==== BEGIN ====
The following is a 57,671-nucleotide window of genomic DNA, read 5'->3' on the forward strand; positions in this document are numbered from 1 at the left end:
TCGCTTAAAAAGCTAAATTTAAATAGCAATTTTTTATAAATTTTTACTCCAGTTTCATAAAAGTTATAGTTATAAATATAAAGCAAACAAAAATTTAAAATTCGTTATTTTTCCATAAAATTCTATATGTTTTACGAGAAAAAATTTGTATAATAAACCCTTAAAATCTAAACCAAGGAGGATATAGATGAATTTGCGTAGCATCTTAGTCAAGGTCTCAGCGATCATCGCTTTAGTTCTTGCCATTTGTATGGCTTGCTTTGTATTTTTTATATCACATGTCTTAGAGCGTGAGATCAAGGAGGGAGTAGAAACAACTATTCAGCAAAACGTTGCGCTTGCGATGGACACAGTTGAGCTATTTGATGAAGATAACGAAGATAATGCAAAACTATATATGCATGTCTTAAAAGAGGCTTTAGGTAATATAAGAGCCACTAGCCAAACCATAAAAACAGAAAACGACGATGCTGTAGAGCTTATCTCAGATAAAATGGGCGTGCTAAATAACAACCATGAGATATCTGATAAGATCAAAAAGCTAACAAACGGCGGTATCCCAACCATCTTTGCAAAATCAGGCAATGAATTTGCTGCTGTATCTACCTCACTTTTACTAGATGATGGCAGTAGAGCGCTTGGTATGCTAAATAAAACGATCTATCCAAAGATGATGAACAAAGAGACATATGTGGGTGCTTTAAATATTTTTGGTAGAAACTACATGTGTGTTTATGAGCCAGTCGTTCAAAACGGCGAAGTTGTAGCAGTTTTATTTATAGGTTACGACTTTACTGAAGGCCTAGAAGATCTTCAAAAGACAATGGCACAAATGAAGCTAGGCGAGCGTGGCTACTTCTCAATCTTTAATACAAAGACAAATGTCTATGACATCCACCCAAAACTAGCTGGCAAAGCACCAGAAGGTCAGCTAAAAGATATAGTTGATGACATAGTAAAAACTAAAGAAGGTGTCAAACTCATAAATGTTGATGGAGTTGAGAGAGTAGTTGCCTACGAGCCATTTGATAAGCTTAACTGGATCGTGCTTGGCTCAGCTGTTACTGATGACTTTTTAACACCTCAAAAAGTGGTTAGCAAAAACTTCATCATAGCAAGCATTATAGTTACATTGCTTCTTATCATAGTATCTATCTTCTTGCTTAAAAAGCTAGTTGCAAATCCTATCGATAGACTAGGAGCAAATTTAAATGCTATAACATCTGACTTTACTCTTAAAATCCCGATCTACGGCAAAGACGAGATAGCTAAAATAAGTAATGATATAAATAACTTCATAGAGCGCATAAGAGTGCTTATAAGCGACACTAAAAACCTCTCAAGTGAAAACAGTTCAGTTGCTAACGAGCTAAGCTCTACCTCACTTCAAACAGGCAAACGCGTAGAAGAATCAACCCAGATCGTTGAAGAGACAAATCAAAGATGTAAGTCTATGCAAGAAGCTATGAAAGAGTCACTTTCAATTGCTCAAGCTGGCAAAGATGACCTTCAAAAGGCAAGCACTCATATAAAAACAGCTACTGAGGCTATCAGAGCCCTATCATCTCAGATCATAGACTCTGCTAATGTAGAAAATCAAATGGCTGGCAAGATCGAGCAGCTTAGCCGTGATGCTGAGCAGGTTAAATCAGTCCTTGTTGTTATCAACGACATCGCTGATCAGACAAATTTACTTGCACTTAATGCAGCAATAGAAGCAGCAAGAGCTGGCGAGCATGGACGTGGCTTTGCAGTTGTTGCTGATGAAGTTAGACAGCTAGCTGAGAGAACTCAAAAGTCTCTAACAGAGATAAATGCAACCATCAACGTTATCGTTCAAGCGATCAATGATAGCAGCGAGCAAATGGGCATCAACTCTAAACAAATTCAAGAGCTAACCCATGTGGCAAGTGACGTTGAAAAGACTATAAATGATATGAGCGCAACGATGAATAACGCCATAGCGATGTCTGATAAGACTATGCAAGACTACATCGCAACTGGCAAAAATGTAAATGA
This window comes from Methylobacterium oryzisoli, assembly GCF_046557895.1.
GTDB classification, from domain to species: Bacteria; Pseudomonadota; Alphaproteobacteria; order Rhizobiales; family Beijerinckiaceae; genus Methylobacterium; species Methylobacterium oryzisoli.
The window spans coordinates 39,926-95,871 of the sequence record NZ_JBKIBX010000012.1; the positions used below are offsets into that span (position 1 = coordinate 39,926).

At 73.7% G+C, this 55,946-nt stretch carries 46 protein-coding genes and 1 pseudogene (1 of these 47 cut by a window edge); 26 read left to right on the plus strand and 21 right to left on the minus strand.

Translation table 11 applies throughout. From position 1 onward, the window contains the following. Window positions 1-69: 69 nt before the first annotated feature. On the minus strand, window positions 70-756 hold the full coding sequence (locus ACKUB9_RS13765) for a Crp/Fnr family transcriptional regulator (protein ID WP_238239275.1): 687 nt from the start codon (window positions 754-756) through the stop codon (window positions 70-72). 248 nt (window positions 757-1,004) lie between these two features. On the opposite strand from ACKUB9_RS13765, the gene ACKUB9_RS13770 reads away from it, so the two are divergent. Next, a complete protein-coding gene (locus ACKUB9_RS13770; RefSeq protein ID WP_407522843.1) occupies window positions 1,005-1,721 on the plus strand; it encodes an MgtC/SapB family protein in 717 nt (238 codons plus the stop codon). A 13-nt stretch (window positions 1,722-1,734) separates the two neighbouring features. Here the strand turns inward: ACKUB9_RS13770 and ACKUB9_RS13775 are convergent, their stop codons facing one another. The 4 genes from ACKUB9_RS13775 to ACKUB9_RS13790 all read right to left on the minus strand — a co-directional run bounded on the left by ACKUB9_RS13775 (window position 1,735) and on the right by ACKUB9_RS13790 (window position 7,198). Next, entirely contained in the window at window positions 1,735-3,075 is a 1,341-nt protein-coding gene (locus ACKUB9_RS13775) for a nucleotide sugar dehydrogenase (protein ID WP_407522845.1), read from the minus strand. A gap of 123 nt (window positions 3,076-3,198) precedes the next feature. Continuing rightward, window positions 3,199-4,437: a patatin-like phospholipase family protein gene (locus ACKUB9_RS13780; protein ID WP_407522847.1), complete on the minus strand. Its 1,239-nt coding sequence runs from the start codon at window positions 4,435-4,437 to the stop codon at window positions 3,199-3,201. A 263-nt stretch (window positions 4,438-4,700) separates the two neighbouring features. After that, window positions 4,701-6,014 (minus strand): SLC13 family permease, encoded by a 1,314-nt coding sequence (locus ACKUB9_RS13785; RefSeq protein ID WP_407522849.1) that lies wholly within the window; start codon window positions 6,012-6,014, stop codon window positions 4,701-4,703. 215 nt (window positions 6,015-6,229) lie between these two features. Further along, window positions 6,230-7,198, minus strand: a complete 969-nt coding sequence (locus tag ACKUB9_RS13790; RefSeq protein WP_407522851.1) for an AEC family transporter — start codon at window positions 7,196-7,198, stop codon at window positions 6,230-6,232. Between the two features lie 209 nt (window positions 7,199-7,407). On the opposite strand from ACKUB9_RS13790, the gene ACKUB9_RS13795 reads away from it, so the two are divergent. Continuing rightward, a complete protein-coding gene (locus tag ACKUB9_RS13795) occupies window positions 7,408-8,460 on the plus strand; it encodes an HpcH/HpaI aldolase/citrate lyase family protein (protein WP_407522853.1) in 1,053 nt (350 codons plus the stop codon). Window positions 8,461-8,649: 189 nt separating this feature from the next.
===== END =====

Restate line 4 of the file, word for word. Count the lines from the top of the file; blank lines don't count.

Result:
GTDB classification, from domain to species: Bacteria; Pseudomonadota; Alphaproteobacteria; order Rhizobiales; family Beijerinckiaceae; genus Methylobacterium; species Methylobacterium oryzisoli.